Cancer screening programme hailed
A national bowel cancer screening project could reduce death rates linked to the disease by up to 50%, new research has revealed.
Doctors at St Vincent's Hospital said while the full benefits of screening over-60s will not be fully apparent for another five or 10 years, early figures show patients are being diagnosed much earlier as a result.
Consultant gastroenterologist at the Dublin hospital Dr Glen Doherty said the screening programme will ultimately have a significant impact on bowel cancer deaths across the country.
"Unfortunately most patients with bowel cancer only present with symptoms when the disease is at any advanced stage and has spread to other parts of the body," Dr Doherty said.
"Survival rates with advanced bowel cancer are very poor. However, if we can identify people at an earlier stage, many can be cured with a simple operation."
A national programme, run by the Government-funded National Cancer Screening Service, was rolled out for 60 to 69-year-olds towards the end of 2012.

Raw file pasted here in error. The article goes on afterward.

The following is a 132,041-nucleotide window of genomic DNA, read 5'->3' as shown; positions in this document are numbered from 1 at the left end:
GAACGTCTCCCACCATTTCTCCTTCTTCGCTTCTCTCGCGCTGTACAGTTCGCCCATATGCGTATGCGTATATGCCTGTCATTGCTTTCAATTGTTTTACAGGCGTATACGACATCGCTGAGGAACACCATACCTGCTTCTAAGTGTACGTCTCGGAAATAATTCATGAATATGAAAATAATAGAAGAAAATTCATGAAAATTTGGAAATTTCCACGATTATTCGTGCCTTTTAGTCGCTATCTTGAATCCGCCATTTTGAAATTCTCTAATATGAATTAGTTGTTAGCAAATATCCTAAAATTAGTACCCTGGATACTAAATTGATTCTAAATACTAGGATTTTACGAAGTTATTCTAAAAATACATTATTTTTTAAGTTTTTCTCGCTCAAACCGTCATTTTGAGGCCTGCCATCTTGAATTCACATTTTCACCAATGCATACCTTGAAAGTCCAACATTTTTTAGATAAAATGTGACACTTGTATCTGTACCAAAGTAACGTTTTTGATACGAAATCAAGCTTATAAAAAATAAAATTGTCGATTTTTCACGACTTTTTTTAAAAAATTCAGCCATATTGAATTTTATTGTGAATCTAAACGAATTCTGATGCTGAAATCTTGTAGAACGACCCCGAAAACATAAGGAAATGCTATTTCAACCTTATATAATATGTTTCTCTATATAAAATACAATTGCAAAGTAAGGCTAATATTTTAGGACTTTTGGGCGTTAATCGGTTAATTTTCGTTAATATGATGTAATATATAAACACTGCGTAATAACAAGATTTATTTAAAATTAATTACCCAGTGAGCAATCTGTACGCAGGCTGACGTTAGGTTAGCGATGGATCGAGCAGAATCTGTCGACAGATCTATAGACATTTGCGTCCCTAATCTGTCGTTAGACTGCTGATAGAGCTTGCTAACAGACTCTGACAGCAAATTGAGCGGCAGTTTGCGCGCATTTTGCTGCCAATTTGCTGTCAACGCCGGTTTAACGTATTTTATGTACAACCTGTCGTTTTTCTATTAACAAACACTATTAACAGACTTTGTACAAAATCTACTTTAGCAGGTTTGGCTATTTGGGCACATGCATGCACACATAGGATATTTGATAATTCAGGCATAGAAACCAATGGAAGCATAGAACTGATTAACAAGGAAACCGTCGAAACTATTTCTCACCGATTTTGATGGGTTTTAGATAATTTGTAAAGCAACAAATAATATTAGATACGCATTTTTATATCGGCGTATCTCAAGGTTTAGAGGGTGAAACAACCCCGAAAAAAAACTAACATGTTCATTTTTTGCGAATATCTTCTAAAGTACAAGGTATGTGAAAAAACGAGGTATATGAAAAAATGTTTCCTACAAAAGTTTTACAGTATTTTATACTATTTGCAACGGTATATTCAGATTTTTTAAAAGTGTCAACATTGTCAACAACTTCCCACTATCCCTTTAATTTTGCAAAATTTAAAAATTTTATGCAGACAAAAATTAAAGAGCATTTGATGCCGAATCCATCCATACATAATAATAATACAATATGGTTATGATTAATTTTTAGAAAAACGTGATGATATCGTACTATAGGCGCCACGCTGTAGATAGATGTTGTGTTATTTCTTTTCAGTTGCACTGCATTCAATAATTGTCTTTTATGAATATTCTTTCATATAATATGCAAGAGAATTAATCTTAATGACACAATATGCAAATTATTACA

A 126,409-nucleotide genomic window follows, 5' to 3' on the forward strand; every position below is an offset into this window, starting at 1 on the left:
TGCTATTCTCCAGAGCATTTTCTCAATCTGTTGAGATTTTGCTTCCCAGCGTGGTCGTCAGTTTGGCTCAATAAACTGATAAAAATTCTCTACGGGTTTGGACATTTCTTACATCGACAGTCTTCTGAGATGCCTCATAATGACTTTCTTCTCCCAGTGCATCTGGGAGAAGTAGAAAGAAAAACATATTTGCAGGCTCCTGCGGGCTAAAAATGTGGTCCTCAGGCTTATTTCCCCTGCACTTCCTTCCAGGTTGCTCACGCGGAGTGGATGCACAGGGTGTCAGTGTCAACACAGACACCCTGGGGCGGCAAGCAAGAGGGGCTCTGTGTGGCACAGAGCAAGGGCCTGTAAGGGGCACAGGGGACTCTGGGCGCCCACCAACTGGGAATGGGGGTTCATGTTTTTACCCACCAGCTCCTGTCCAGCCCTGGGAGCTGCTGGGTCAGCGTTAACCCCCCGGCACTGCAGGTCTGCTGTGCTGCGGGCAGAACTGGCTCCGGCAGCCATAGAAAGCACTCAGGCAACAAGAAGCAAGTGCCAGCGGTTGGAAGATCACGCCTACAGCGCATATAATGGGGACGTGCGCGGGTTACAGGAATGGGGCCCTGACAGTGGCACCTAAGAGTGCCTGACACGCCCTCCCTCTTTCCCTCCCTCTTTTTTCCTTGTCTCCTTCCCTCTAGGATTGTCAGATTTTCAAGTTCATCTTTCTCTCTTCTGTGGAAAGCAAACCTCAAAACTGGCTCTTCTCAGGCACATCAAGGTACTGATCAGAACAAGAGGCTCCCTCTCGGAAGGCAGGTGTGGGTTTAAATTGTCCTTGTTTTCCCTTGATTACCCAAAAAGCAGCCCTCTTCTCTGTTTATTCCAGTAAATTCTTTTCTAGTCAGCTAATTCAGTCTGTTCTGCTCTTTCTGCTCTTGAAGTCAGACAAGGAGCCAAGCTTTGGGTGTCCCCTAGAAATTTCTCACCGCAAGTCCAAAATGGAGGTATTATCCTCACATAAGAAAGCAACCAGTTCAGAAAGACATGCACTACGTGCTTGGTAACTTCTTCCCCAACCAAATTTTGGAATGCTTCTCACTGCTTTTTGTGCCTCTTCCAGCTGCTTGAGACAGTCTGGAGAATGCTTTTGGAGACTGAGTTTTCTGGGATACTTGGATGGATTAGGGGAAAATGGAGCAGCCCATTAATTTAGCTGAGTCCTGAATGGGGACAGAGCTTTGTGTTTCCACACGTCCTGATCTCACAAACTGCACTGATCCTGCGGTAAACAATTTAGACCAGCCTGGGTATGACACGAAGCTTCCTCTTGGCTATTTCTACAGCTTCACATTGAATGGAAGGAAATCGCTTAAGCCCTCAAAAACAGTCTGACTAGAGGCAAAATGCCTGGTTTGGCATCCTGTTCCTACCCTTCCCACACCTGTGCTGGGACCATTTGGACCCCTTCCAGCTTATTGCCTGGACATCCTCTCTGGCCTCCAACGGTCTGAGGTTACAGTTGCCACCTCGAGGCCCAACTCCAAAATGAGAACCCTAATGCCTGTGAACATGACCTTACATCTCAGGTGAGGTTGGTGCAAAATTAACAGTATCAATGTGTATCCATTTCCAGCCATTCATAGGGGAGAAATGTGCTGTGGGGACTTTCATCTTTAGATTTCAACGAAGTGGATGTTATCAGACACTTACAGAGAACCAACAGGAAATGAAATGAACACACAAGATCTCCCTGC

The screening is available every two years and there are plans for the programme to be eventually extended to cover 55 to 74-year-olds.
Men and women are invited to take a faecal immunochemical test (FIT), which analyses minute fragments of stools for microscopic traces of blood.
Patients carry out the test at home and send a stool sample through the post to a screening centre.
Those with a positive FIT are referred for a colonoscopy to examine the bowel in more detail.
Any pre-cancerous polyps found are removed there and then for biopsy.
Around 200 patients have been screened so far at St Vincent's.
Of them, 133 returned a positive FIT and underwent colonoscopy screening, which was carried out between February and July this year.
Three patients needed a second procedure to clear the colon and two underwent surgery for a non-cancerous tumour.
Twelve of the 133 patients had colorectal carcinoma - cancer. And 10 of them went on to have surgery.
According to the research, those whose cancer was detected were diagnosed at a much earlier stage than would normally be expected.
"What we can see from these results is that, while about 10% already had cancer, two-thirds of the remainder had pre-cancerous growths. If these had not been identified and removed, these patients would have gone on to develop cancer in five or 10 years time," Dr Doherty said.
"The full benefits of screening will probably only be seen in five or 10 years time but if the programme is implemented fully we will see a very significant reduction in deaths related to bowel cancer. I would anticipate up to a 50% decrease in bowel cancer deaths."